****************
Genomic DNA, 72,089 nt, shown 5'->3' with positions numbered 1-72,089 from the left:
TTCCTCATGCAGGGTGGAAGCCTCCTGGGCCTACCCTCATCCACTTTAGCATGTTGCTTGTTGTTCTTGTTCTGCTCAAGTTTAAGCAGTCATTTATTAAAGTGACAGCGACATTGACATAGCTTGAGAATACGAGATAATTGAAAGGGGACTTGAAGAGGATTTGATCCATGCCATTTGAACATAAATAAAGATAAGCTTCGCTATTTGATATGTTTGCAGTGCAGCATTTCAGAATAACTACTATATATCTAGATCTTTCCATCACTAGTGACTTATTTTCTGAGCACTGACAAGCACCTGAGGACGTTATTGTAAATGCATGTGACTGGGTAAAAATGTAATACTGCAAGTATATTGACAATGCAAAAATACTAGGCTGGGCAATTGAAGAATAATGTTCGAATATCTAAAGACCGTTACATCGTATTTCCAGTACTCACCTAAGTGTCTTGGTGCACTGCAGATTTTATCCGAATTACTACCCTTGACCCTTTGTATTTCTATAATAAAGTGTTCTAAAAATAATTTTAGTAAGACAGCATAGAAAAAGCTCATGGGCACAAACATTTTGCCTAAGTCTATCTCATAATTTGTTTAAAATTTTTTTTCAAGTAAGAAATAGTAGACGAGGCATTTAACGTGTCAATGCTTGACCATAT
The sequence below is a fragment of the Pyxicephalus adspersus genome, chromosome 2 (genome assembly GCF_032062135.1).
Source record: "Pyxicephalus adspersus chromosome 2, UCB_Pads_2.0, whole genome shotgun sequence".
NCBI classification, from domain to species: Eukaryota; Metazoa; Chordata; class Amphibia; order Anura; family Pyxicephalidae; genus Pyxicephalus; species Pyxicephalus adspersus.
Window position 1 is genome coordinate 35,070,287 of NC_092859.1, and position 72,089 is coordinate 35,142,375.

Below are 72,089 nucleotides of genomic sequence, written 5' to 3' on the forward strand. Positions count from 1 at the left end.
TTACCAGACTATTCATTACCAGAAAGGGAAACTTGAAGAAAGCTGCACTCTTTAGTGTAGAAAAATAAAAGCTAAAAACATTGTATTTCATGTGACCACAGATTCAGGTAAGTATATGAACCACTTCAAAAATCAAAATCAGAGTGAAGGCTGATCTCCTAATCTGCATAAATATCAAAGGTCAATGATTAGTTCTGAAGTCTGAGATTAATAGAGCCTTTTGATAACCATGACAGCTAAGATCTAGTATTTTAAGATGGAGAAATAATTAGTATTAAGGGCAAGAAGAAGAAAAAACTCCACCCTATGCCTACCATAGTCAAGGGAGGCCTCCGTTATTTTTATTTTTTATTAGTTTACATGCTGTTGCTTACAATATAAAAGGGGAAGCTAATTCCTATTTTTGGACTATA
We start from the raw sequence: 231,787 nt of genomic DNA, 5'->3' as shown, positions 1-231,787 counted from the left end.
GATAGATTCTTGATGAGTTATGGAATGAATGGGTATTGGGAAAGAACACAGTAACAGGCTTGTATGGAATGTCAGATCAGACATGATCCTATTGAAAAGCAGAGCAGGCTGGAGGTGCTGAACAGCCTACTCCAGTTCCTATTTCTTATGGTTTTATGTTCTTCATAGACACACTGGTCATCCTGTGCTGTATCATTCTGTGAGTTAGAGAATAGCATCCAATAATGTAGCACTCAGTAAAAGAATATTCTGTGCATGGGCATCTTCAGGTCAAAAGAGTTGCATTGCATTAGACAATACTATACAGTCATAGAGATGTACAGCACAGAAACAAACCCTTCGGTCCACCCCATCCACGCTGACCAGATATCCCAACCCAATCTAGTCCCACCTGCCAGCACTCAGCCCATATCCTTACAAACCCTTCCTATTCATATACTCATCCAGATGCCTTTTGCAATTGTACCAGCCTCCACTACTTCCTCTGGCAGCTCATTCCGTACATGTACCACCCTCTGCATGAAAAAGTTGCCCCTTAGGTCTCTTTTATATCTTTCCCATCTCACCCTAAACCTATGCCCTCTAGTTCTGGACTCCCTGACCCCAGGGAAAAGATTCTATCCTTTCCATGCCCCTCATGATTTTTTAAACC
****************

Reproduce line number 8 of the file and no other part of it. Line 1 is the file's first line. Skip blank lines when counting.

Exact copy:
TTACCAGACTATTCATTACCAGAAAGGGAAACTTGAAGAAAGCTGCACTCTTTAGTGTAGAAAAATAAAAGCTAAAAACATTGTATTTCATGTGACCACAGATTCAGGTAAGTATATGAACCACTTCAAAAATCAAAATCAGAGTGAAGGCTGATCTCCTAATCTGCATAAATATCAAAGGTCAATGATTAGTTCTGAAGTCTGAGATTAATAGAGCCTTTTGATAACCATGACAGCTAAGATCTAGTATTTTAAGATGGAGAAATAATTAGTATTAAGGGCAAGAAGAAGAAAAAACTCCACCCTATGCCTACCATAGTCAAGGGAGGCCTCCGTTATTTTTATTTTTTATTAGTTTACATGCTGTTGCTTACAATATAAAAGGGGAAGCTAATTCCTATTTTTGGACTATA